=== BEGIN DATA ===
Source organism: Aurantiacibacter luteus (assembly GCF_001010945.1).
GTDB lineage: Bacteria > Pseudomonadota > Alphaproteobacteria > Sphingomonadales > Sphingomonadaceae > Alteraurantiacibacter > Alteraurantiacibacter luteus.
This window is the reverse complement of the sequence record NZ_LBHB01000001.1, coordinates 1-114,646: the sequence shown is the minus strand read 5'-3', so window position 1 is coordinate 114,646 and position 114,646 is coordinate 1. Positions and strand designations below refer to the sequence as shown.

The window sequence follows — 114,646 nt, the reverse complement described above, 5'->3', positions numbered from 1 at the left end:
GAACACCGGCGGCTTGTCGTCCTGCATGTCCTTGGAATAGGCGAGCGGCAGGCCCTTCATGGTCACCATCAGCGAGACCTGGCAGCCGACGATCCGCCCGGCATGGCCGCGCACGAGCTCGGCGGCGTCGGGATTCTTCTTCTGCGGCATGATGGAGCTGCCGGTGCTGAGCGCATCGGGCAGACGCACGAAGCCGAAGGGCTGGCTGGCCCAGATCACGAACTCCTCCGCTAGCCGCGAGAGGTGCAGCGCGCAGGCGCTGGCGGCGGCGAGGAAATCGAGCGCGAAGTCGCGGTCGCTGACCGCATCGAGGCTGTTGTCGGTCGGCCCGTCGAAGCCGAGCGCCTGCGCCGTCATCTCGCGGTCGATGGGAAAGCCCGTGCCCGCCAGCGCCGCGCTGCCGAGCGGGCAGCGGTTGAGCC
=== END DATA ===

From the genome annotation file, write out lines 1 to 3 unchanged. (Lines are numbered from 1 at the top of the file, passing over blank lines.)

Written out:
Source organism: Aurantiacibacter luteus (assembly GCF_001010945.1).
GTDB lineage: Bacteria > Pseudomonadota > Alphaproteobacteria > Sphingomonadales > Sphingomonadaceae > Alteraurantiacibacter > Alteraurantiacibacter luteus.
This window is the reverse complement of the sequence record NZ_LBHB01000001.1, coordinates 1-114,646: the sequence shown is the minus strand read 5'-3', so window position 1 is coordinate 114,646 and position 114,646 is coordinate 1. Positions and strand designations below refer to the sequence as shown.